NYTimes finally mentions on Dec. 25 role of MBC in Hwang-gate
Dr. Philip Campbell, the editor of Nature: "We are investigating the Snuppy paper [by Hwang] and will review whether we and referees acted appropriately, and whether standards should change."
Science is now reviewing the accuracy of articles of 2004 and 2005 in which Dr. Hwang said he had cloned human cells.
A question both journals have considered is that of whether their editors and reviewers should have caught the errors in Dr. Hwang's papers before publication. But as in past cases of fraud, the journals' editors and other scientists assert that their system depends basically on trust and that reviewers can check only whether a report's conclusions follow from the data presented. [Yes, but there were inconsistencies/missing information that were apparent on the surface.]
Nature's reviewers did not ask Dr. Hwang to provide evidence that would have proved Snuppy was cloned from another dog. [Note: that is, for the profiles of the mitochondrial DNA] Dr. Campbell said that Nature, as part of its investigation of the article, would consider whether its standards of proof should be changed in the future.
If other scientists had succeeded in cloning human cells before any challenge had emerged to Dr. Hwang's work, it is not so clear that he would have been exposed. [This type of thinking can even be used to resurrect old frauds, such as Jan-Hendrik Schon. Thus, if someone does it later, somebody is going to say "Schon was right" or "I was inspired by Schon."]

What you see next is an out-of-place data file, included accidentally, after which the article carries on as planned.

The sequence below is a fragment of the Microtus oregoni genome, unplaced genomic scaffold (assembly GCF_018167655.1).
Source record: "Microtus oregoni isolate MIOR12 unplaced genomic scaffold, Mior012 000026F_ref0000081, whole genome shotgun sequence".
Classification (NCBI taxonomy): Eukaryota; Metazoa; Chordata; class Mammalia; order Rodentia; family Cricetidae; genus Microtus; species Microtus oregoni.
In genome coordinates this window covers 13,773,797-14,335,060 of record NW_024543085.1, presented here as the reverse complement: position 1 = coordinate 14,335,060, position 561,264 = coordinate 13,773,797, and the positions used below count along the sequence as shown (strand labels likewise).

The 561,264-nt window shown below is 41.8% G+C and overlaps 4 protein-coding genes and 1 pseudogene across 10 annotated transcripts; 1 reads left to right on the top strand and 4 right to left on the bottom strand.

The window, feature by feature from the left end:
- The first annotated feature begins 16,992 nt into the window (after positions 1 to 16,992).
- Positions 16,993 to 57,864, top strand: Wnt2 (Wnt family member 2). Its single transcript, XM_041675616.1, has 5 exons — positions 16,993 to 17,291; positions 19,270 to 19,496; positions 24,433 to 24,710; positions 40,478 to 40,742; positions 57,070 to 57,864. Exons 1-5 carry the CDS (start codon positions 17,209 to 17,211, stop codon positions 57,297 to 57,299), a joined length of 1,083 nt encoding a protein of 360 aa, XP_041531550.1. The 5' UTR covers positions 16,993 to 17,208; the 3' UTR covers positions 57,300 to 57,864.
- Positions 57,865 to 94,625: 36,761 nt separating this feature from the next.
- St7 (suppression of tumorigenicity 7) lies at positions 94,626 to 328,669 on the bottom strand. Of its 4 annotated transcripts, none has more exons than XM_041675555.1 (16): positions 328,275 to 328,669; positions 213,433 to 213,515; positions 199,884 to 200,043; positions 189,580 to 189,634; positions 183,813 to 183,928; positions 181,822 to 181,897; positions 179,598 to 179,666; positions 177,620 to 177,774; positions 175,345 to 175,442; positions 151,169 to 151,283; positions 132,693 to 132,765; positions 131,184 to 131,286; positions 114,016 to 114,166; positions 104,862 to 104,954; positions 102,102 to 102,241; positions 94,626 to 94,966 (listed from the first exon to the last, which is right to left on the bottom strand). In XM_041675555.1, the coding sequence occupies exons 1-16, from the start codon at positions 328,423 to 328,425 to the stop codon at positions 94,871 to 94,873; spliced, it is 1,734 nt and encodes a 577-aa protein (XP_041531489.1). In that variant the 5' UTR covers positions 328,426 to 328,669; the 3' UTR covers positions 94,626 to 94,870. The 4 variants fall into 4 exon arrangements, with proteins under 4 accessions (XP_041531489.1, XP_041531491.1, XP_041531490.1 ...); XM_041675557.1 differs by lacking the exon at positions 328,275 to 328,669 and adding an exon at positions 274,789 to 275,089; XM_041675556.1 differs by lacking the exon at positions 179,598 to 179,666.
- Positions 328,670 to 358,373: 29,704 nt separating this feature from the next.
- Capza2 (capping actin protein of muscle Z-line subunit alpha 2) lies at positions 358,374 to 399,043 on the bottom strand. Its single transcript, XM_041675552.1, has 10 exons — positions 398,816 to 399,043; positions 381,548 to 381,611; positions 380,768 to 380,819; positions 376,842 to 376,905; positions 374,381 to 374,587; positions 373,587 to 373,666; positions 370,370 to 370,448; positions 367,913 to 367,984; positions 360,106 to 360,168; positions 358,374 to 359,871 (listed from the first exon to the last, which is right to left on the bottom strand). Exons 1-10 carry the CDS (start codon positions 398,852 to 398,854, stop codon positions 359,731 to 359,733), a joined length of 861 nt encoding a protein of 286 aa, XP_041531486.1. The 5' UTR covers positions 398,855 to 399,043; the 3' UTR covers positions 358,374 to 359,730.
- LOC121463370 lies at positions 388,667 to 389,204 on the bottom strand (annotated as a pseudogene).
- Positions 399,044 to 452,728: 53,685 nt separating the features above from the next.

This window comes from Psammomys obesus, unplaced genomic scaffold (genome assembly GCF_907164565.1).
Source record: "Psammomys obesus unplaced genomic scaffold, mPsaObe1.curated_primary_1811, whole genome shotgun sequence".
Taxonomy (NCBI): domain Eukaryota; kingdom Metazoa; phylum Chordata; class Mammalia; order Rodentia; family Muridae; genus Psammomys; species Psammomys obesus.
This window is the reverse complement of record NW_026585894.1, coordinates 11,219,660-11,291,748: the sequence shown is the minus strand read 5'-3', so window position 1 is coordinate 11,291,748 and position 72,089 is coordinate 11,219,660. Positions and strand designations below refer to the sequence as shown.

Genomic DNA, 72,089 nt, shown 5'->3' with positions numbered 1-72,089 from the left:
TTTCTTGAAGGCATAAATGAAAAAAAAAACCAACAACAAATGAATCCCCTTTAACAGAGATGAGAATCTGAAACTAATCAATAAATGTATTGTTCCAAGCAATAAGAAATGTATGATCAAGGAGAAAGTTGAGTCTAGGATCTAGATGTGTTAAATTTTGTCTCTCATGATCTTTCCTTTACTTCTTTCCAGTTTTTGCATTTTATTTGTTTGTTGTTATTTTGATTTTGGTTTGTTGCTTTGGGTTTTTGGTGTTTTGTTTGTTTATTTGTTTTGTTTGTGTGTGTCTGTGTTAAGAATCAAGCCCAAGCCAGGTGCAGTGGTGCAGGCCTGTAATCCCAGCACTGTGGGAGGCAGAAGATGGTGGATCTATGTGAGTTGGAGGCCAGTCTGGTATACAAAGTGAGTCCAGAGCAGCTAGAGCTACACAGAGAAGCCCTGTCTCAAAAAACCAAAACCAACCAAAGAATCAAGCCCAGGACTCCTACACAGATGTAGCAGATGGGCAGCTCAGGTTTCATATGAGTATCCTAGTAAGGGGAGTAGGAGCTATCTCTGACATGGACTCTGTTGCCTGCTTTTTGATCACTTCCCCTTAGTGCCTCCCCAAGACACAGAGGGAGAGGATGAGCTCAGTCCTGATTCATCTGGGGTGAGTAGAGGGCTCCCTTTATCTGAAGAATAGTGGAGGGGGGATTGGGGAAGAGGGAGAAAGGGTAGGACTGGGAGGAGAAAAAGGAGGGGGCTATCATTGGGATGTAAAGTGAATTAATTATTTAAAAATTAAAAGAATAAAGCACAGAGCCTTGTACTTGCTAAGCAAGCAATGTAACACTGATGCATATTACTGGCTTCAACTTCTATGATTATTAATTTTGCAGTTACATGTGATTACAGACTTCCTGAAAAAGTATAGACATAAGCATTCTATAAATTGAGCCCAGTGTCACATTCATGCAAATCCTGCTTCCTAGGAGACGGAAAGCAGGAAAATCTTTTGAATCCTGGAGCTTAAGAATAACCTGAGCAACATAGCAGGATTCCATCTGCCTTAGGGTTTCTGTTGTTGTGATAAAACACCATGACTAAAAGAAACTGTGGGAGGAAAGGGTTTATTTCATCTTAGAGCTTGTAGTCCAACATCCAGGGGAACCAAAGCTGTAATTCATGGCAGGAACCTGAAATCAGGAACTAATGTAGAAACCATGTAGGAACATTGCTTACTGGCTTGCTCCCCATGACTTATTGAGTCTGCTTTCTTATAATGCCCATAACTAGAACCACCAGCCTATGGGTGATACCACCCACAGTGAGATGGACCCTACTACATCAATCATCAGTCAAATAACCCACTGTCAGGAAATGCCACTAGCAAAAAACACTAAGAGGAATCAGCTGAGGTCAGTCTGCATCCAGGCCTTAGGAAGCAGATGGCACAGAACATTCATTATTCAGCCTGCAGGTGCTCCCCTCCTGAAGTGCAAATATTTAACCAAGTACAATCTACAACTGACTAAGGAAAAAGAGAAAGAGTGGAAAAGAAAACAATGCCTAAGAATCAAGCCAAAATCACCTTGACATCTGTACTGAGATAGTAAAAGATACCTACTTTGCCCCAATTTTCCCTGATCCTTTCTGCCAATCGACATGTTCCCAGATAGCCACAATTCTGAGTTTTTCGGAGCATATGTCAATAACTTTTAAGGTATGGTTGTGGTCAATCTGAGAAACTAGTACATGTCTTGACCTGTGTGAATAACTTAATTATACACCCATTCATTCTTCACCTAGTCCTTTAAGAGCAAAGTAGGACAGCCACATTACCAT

***Finally, the NY Times mentions MBC (PD Notebook):
It was a whistle-blower in Dr. Hwang's lab who informed the South Korean television network MBC of problems in his work, and that led South Korean journalists to begin to investigate.
But for the whistle-blower, Dr. Hwang might well be continuing his meteoric career on the wings of his reports in Science and Nature.
[Wade might have mentioned the demise of PD Notebook on MBC.]
Merely fyi, see
Stem Cell Project Scandal Is Disturbing but Hardly an Uncommon Occurrence
Separately, from AP
- A University of Pittsburgh researcher wanted the school to provide $200,000 to help fund stem cell research with a South Korean scientist whose work is now being questioned, but the proposal never got off the ground, the university said Wednesday.
Pitt's Dr. Gerald Schatten wanted the money to collaborate with now-embattled researcher Hwang Woo-suk, but it "never was funded. It never went anywhere," university spokeswoman Jane Duffield said Wednesday.